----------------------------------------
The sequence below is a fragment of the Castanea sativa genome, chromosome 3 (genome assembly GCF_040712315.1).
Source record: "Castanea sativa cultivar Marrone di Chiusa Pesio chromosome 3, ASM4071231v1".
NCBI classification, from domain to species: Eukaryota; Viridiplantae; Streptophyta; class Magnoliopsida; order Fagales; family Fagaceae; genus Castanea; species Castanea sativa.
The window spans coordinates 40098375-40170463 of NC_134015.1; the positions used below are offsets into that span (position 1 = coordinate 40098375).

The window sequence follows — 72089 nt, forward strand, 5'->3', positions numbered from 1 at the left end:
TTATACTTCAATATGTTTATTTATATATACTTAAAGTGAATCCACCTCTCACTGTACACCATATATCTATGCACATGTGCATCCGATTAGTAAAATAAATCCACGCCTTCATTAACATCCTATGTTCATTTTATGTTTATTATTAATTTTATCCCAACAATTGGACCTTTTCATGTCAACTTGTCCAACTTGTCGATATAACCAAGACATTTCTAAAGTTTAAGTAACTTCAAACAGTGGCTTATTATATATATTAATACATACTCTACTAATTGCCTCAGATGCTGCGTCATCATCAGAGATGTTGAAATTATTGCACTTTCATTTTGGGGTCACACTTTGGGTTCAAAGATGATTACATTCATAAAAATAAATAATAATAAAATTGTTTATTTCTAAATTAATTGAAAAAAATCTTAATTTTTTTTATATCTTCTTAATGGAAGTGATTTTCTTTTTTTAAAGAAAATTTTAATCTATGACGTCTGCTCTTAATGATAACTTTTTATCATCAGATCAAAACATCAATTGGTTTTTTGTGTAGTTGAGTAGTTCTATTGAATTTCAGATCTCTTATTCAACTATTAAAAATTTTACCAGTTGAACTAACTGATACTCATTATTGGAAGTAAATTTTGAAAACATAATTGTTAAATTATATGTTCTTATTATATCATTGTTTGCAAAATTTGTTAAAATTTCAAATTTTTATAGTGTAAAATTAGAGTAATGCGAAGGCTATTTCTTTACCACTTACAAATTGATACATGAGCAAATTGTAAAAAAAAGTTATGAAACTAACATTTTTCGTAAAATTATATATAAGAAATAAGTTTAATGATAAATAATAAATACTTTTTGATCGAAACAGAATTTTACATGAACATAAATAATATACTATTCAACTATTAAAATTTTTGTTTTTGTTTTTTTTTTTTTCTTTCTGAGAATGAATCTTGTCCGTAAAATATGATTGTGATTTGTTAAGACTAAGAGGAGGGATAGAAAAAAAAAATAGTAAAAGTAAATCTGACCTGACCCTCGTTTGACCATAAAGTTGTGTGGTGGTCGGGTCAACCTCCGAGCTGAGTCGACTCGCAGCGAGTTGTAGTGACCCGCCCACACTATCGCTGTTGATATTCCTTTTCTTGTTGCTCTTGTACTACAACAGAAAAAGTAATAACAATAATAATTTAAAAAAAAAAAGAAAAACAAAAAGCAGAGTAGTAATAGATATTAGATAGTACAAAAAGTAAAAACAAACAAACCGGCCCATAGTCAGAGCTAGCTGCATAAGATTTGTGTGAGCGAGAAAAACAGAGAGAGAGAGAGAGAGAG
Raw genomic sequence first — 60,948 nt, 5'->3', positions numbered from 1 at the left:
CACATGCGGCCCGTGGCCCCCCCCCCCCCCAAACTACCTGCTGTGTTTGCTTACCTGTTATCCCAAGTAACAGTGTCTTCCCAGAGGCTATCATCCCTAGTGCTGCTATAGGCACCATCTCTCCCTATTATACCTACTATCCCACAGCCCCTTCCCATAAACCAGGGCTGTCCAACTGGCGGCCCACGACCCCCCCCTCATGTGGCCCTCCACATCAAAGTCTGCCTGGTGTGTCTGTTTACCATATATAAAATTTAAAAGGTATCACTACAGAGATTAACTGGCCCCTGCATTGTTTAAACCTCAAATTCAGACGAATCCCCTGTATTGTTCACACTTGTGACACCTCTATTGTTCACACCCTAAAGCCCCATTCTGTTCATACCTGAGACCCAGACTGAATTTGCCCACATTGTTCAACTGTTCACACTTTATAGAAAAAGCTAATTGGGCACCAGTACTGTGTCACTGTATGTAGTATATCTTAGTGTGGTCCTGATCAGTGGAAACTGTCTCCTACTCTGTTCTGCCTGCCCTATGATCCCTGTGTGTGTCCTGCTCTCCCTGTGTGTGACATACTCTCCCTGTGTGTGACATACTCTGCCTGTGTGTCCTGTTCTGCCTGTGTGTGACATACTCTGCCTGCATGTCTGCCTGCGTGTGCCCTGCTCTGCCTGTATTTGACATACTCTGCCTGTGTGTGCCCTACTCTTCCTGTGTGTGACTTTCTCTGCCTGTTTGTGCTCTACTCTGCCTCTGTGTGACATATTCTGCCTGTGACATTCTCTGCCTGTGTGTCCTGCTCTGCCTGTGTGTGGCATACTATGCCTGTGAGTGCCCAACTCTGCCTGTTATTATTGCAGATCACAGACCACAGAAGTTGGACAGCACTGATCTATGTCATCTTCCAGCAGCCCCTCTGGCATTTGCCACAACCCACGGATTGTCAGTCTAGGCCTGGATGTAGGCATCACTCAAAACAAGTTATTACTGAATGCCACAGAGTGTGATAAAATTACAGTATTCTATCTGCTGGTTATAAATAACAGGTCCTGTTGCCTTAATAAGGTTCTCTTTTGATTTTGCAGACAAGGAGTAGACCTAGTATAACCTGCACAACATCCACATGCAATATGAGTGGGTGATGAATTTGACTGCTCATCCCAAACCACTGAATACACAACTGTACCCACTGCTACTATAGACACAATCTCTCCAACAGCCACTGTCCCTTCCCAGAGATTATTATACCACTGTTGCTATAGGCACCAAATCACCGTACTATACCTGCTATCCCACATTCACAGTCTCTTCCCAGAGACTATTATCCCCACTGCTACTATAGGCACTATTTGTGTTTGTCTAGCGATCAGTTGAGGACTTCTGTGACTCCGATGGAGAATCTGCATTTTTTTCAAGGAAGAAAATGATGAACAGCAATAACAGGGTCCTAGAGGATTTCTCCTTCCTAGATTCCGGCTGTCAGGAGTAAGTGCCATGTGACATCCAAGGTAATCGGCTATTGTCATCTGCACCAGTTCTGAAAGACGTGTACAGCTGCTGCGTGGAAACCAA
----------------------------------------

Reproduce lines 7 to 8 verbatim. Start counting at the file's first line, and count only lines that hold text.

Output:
Raw genomic sequence first — 60,948 nt, 5'->3', positions numbered from 1 at the left:
CACATGCGGCCCGTGGCCCCCCCCCCCCCCAAACTACCTGCTGTGTTTGCTTACCTGTTATCCCAAGTAACAGTGTCTTCCCAGAGGCTATCATCCCTAGTGCTGCTATAGGCACCATCTCTCCCTATTATACCTACTATCCCACAGCCCCTTCCCATAAACCAGGGCTGTCCAACTGGCGGCCCACGACCCCCCCCTCATGTGGCCCTCCACATCAAAGTCTGCCTGGTGTGTCTGTTTACCATATATAAAATTTAAAAGGTATCACTACAGAGATTAACTGGCCCCTGCATTGTTTAAACCTCAAATTCAGACGAATCCCCTGTATTGTTCACACTTGTGACACCTCTATTGTTCACACCCTAAAGCCCCATTCTGTTCATACCTGAGACCCAGACTGAATTTGCCCACATTGTTCAACTGTTCACACTTTATAGAAAAAGCTAATTGGGCACCAGTACTGTGTCACTGTATGTAGTATATCTTAGTGTGGTCCTGATCAGTGGAAACTGTCTCCTACTCTGTTCTGCCTGCCCTATGATCCCTGTGTGTGTCCTGCTCTCCCTGTGTGTGACATACTCTCCCTGTGTGTGACATACTCTGCCTGTGTGTCCTGTTCTGCCTGTGTGTGACATACTCTGCCTGCATGTCTGCCTGCGTGTGCCCTGCTCTGCCTGTATTTGACATACTCTGCCTGTGTGTGCCCTACTCTTCCTGTGTGTGACTTTCTCTGCCTGTTTGTGCTCTACTCTGCCTCTGTGTGACATATTCTGCCTGTGACATTCTCTGCCTGTGTGTCCTGCTCTGCCTGTGTGTGGCATACTATGCCTGTGAGTGCCCAACTCTGCCTGTTATTATTGCAGATCACAGACCACAGAAGTTGGACAGCACTGATCTATGTCATCTTCCAGCAGCCCCTCTGGCATTTGCCACAACCCACGGATTGTCAGTCTAGGCCTGGATGTAGGCATCACTCAAAACAAGTTATTACTGAATGCCACAGAGTGTGATAAAATTACAGTATTCTATCTGCTGGTTATAAATAACAGGTCCTGTTGCCTTAATAAGGTTCTCTTTTGATTTTGCAGACAAGGAGTAGACCTAGTATAACCTGCACAACATCCACATGCAATATGAGTGGGTGATGAATTTGACTGCTCATCCCAAACCACTGAATACACAACTGTACCCACTGCTACTATAGACACAATCTCTCCAACAGCCACTGTCCCTTCCCAGAGATTATTATACCACTGTTGCTATAGGCACCAAATCACCGTACTATACCTGCTATCCCACATTCACAGTCTCTTCCCAGAGACTATTATCCCCACTGCTACTATAGGCACTATTTGTGTTTGTCTAGCGATCAGTTGAGGACTTCTGTGACTCCGATGGAGAATCTGCATTTTTTTCAAGGAAGAAAATGATGAACAGCAATAACAGGGTCCTAGAGGATTTCTCCTTCCTAGATTCCGGCTGTCAGGAGTAAGTGCCATGTGACATCCAAGGTAATCGGCTATTGTCATCTGCACCAGTTCTGAAAGACGTGTACAGCTGCTGCGTGGAAACCAA